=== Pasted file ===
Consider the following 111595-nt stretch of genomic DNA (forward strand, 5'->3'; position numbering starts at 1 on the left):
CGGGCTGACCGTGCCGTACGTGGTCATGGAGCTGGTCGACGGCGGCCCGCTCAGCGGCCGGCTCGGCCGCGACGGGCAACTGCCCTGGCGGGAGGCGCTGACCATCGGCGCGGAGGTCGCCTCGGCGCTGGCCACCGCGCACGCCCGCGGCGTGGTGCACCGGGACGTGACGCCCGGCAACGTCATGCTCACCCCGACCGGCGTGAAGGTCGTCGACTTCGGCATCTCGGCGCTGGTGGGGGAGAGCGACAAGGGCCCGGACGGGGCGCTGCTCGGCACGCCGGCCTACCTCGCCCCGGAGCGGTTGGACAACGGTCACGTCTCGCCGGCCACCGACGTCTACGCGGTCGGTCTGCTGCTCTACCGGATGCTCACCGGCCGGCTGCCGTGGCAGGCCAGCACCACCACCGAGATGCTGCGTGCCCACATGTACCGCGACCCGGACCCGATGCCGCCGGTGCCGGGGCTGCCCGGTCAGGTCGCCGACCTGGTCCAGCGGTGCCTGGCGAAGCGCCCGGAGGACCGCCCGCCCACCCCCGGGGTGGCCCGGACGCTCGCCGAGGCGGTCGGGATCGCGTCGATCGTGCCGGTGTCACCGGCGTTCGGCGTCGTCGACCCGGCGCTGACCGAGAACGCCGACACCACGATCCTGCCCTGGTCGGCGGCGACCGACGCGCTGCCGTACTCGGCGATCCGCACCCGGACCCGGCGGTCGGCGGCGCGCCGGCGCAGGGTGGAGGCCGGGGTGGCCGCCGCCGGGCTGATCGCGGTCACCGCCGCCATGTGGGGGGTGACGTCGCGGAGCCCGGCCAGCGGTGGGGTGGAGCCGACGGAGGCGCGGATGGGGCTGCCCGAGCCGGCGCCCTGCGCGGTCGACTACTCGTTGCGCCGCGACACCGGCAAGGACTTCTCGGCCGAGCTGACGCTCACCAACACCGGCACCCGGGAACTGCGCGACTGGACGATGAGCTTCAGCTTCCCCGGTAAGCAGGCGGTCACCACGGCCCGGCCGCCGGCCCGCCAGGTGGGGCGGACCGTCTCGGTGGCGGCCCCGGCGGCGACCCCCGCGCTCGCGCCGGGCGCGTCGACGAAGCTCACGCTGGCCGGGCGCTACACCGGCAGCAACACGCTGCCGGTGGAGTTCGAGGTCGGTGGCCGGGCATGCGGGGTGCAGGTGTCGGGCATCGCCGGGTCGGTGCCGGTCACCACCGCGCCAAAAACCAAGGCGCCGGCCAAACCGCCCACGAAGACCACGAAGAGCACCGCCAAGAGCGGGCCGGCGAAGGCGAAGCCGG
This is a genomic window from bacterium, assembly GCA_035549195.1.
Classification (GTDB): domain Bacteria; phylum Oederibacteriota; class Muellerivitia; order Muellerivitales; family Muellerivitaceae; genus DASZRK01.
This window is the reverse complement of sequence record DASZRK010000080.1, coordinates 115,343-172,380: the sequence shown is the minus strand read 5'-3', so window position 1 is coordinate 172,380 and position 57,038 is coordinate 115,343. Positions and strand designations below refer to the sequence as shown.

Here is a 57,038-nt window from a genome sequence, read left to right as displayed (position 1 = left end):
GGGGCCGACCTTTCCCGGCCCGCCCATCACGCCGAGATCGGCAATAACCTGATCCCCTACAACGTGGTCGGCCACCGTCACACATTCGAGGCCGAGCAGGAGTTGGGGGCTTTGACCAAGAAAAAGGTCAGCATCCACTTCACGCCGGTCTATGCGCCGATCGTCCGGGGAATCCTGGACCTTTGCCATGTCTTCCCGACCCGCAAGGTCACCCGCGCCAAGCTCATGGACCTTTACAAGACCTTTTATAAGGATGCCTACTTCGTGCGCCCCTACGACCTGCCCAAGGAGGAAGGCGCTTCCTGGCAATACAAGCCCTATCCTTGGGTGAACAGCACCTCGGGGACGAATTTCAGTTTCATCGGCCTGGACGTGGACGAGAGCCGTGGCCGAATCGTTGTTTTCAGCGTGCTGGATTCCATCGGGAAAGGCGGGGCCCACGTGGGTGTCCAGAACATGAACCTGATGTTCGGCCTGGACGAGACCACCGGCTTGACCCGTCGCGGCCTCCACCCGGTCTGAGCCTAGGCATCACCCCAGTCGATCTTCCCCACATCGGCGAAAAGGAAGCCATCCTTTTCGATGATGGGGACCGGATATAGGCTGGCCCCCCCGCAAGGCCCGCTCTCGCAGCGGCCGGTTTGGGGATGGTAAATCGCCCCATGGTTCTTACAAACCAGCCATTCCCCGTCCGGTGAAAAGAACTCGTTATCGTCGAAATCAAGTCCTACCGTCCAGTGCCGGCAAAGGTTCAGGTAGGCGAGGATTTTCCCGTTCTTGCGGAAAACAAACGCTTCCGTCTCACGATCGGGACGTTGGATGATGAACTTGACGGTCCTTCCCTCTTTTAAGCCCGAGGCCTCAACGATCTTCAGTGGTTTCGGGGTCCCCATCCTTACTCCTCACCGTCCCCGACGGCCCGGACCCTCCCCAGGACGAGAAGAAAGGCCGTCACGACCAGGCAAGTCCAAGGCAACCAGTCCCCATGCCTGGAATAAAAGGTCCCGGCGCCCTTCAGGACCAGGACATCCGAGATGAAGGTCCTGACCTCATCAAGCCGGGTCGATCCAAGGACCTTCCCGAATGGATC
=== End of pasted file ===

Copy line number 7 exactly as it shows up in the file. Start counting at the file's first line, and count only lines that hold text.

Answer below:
GGGGCCGACCTTTCCCGGCCCGCCCATCACGCCGAGATCGGCAATAACCTGATCCCCTACAACGTGGTCGGCCACCGTCACACATTCGAGGCCGAGCAGGAGTTGGGGGCTTTGACCAAGAAAAAGGTCAGCATCCACTTCACGCCGGTCTATGCGCCGATCGTCCGGGGAATCCTGGACCTTTGCCATGTCTTCCCGACCCGCAAGGTCACCCGCGCCAAGCTCATGGACCTTTACAAGACCTTTTATAAGGATGCCTACTTCGTGCGCCCCTACGACCTGCCCAAGGAGGAAGGCGCTTCCTGGCAATACAAGCCCTATCCTTGGGTGAACAGCACCTCGGGGACGAATTTCAGTTTCATCGGCCTGGACGTGGACGAGAGCCGTGGCCGAATCGTTGTTTTCAGCGTGCTGGATTCCATCGGGAAAGGCGGGGCCCACGTGGGTGTCCAGAACATGAACCTGATGTTCGGCCTGGACGAGACCACCGGCTTGACCCGTCGCGGCCTCCACCCGGTCTGAGCCTAGGCATCACCCCAGTCGATCTTCCCCACATCGGCGAAAAGGAAGCCATCCTTTTCGATGATGGGGACCGGATATAGGCTGGCCCCCCCGCAAGGCCCGCTCTCGCAGCGGCCGGTTTGGGGATGGTAAATCGCCCCATGGTTCTTACAAACCAGCCATTCCCCGTCCGGTGAAAAGAACTCGTTATCGTCGAAATCAAGTCCTACCGTCCAGTGCCGGCAAAGGTTCAGGTAGGCGAGGATTTTCCCGTTCTTGCGGAAAACAAACGCTTCCGTCTCACGATCGGGACGTTGGATGATGAACTTGACGGTCCTTCCCTCTTTTAAGCCCGAGGCCTCAACGATCTTCAGTGGTTTCGGGGTCCCCATCCTTACTCCTCACCGTCCCCGACGGCCCGGACCCTCCCCAGGACGAGAAGAAAGGCCGTCACGACCAGGCAAGTCCAAGGCAACCAGTCCCCATGCCTGGAATAAAAGGTCCCGGCGCCCTTCAGGACCAGGACATCCGAGATGAAGGTCCTGACCTCATCAAGCCGGGTCGATCCAAGGACCTTCCCGAATGGATC